To understand the performance tables presented throughout Chapter 3, I discussed two specific data integrity issues: methods of accurately backtesting futures contracts (which accounted for contract expiration issues) and point value versus percentage changes in the data history. Here I merely reiterate their importance in maintenance of data integrity. If either of these issues is germane to readers' data history, please review that chapter.
The next data integrity issue that must be addressed is the accuracy of data. This issue is an absolute prerequisite for developing any meaningful conclusions regarding the success or failure of a particular trading system both now and in the future, and yet this problem is often neglected and/or assumed away.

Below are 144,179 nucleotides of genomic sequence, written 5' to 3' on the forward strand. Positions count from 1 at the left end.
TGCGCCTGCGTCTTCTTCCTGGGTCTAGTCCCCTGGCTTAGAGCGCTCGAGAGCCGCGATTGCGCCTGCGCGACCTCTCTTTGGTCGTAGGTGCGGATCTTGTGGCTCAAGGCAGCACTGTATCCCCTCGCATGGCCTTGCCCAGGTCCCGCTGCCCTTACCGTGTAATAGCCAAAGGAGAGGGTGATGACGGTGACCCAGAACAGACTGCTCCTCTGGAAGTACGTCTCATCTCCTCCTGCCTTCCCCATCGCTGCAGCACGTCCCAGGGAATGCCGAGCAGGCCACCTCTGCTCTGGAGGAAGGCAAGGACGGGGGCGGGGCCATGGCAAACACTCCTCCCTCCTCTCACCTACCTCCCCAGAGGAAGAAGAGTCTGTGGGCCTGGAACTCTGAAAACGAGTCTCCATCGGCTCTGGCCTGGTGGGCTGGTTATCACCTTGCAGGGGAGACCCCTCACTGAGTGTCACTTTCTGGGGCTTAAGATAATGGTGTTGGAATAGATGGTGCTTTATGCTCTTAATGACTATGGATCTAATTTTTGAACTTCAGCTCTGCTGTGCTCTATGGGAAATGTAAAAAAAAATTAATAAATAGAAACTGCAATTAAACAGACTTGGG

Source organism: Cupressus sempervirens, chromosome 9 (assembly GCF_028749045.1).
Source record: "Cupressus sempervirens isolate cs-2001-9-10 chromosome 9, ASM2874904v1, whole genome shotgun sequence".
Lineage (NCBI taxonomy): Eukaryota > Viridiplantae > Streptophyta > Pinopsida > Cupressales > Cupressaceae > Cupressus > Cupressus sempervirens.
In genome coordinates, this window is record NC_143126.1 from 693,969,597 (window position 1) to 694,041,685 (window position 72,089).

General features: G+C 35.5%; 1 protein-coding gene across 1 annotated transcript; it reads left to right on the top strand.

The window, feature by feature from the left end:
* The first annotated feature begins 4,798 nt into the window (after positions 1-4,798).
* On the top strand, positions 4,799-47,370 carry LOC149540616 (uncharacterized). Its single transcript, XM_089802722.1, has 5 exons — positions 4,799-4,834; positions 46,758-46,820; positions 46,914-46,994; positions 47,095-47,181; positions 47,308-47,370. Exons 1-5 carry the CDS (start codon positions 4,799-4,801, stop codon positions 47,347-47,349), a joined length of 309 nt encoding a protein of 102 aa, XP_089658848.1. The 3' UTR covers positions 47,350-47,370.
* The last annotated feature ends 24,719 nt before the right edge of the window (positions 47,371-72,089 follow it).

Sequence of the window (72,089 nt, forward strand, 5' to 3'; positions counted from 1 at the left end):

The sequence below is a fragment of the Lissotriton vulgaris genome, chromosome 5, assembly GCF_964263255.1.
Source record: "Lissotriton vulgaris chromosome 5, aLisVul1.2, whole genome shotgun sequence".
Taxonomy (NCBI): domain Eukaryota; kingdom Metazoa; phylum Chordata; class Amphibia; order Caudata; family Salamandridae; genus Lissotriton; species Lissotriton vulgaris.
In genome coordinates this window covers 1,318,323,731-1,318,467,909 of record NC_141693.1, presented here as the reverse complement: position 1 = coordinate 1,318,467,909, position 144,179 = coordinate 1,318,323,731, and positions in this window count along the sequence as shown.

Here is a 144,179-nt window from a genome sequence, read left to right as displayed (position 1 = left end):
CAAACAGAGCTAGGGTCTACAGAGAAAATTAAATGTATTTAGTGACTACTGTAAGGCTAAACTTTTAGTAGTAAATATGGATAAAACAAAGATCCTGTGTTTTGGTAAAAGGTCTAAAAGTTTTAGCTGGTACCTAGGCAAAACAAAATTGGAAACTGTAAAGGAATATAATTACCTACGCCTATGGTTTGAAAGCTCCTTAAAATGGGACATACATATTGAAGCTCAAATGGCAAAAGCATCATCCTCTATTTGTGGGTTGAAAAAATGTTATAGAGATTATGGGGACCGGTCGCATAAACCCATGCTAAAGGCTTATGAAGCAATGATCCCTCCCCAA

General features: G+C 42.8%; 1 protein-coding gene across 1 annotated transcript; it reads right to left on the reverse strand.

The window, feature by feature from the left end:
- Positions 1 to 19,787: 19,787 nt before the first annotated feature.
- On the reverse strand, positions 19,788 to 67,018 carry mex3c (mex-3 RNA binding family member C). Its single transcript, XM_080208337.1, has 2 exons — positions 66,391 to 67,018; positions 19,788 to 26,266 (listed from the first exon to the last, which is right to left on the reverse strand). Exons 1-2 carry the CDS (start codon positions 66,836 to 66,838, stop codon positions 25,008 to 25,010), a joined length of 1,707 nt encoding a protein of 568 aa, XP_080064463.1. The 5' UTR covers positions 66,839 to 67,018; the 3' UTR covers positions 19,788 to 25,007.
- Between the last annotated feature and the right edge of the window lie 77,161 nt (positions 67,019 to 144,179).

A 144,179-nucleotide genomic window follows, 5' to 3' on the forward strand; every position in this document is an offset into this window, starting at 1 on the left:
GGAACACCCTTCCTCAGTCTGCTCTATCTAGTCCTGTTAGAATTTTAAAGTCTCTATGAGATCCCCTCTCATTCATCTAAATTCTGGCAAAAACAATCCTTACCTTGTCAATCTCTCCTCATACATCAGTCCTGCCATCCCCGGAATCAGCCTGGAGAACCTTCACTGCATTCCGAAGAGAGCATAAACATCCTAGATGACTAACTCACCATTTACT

For most high-end data vendors covering exchange-traded instruments, the problem commonly known as bad ticks has steadily improved over the years in terms of both severity of occurrences and speed at which these erroneous data prints are fixed. Because the ability of each data vendor to handle these issues varies over time, I want to reiterate that accuracy in this area is an unyielding prerequisite for system developers, and it is the one aspect of system development in which superior quality must override any and all cost concerns.
The other issue regarding bad data pertains to non–exchange-traded instruments. It is no accident that with the exception of the extraordinarily ...